In June and July the Clean Crew spent three days learning about crime prevention through Environmental Design (CPTED).  The training was intended to: (1) provide the crew a high-level understanding of CPTED techniques and (2) how they might use the techniques to improve community safety.  

Tara Nelson or Seattle Neighborhood Group was the principal trainer for the CPTED work, and the training was available to other members of RBAC. The training also was intended by Cathi Wilmore as well as members of the Mothers against Gun Violence. The training was provided over a period of about three weeks and provided the crew opportunities to examine CPTED issues such as addressing physical issues that make a place feel unsafe or to make crime less likely to occur.

A key component of CPTED is the need to involve people in the target area to clarify the issues in a particular area and then determine how they might be addressed. It is NOT a cookie-cutter process. Rather, it requires a fair amount of talking with the community and working on solutions that are supported by those at the ground level.  

After the training was complete, the Clean Crew went out to the field, and we selected an area that would be subject to our CPTED assessment. The area chosen was the corner of Cloverdale place and Rainier Avenue South.  

Team members went to the site, completed a site assessment, and then determined what strategies would be implemented.  The site visit identified the following issues: 1. Graffiti on private property on private property; 2. Unkempt private property with high levels of grass and weeds; 3. Significant amounts of illegally dumped materials; 4. Public properties being unkempt and 5. traffic barriers with graffiti.  In summary, this portion of Cloverdale Place has been a dumping site for anyone with junk to be discarded; had overgrown vegetation such that folks could not walk along the sidewalks, sidewalks were broken and there was garbage frequently dumped. 

See pictures:

The Clean Crew began the Implementation of CPTED in July.  Our approach consisted of a frequent use of Find it, Fix it to report all graffiti, illegal dumping, and litter issues in the target corridor. We also conducted property research to identify three property owners whose properties were poorly maintained. Our work found that the top three unkept properties were owned by Seattle Public Utilities, Seattle School District, and Mount Baker Housing.  Letters or email contacts were made to each entity. Both SPU and Schools responded fairly quickly. Mt Baker Housing responded after repeated attempts to reach them. Letters were also sent to private property owners. And the Clean Crew did a number of litter picks and other work in the target area. Our work included talking to property owners such as Atlantic Street Center and individuals about their concerns.  They expressed some concern about how the area is always a dumping ground.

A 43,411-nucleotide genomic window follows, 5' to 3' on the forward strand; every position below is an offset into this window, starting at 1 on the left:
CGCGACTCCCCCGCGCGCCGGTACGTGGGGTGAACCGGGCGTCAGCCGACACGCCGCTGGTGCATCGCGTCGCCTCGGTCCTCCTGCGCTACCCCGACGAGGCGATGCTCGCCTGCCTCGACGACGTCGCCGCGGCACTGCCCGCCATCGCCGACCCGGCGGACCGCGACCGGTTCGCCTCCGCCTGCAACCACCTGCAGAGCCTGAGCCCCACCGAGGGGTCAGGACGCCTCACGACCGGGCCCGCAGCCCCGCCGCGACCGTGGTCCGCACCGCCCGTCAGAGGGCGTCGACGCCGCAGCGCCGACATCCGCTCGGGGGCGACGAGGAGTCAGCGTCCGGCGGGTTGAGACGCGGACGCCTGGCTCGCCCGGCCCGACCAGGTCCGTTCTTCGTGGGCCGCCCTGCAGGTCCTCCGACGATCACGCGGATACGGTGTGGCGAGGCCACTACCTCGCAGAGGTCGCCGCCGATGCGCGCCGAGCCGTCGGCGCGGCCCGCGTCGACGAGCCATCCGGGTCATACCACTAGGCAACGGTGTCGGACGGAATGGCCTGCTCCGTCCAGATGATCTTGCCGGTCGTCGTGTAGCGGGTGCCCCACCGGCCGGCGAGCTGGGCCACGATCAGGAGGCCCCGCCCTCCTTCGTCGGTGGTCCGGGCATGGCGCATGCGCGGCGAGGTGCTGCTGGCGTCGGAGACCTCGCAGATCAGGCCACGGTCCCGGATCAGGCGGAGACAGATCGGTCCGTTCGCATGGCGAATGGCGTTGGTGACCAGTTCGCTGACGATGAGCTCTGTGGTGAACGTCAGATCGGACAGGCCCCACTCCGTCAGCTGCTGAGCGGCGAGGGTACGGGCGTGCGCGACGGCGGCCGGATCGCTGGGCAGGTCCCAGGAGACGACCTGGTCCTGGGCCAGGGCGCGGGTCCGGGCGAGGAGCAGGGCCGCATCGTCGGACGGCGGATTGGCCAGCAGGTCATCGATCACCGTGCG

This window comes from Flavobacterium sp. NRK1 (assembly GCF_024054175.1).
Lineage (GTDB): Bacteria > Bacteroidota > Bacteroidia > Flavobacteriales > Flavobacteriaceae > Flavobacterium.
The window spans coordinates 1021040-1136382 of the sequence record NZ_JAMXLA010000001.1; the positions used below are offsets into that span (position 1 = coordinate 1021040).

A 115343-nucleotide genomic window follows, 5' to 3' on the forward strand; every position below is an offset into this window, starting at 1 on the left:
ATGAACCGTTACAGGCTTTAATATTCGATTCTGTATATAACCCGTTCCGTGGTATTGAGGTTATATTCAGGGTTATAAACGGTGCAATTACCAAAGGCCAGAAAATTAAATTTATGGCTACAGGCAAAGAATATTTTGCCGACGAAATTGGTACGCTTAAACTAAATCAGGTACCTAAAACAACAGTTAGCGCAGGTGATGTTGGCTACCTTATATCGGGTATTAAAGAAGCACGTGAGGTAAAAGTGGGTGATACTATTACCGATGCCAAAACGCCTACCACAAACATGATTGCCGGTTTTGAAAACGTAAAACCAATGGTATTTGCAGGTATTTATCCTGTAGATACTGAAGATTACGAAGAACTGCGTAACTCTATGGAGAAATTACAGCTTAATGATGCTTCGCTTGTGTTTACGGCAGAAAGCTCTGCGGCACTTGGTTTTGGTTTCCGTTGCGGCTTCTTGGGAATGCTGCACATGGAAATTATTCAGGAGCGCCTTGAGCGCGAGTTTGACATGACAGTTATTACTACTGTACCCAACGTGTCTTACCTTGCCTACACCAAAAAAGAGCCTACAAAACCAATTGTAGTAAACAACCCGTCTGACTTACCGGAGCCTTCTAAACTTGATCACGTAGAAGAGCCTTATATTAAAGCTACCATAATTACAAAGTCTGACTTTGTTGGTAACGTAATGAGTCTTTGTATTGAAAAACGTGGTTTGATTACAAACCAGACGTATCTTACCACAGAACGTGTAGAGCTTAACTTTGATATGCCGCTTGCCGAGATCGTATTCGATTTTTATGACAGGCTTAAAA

After about six months of work,  I recently asked Teri from Seattle Neighborhood to tour the area with me and give me her assessment. Her response was that of “amazement”.  The graffiti on two prominent  structures on Rainier and Cloverdale were clean. In one instance, we worked with the Ethiopian Church to clean up the graffiti– some 8 boys and men from the church joined in cleaning up the graffiti.  

Teri said that the intersection looked 100% better. We then walked along Cloverdale place and she observed there was a reduction of weeds, blackberry vines and the area has greatly improved the look and safety of Cloverdale place. On the day we did the assessment, the city had finally removed an abandoned vehicle that sat on the street–which the neighborhoods complained about– for over two months. Also new to Cloverdale place is a newly poured concrete sidewalk on the south side of the street. That was done as a part of SDOT’s work.  I also want to thank Seattle Public Utilities for improving their property and removing graffiti from their property,

While Cloverdale place is much improved and its become a more inviting and safer place for the community, the work is never done. Teri and our team will continue to seek further improvements and include opportunities for the community to participate in.   

See pic of painted out graffiti on the Mini Mart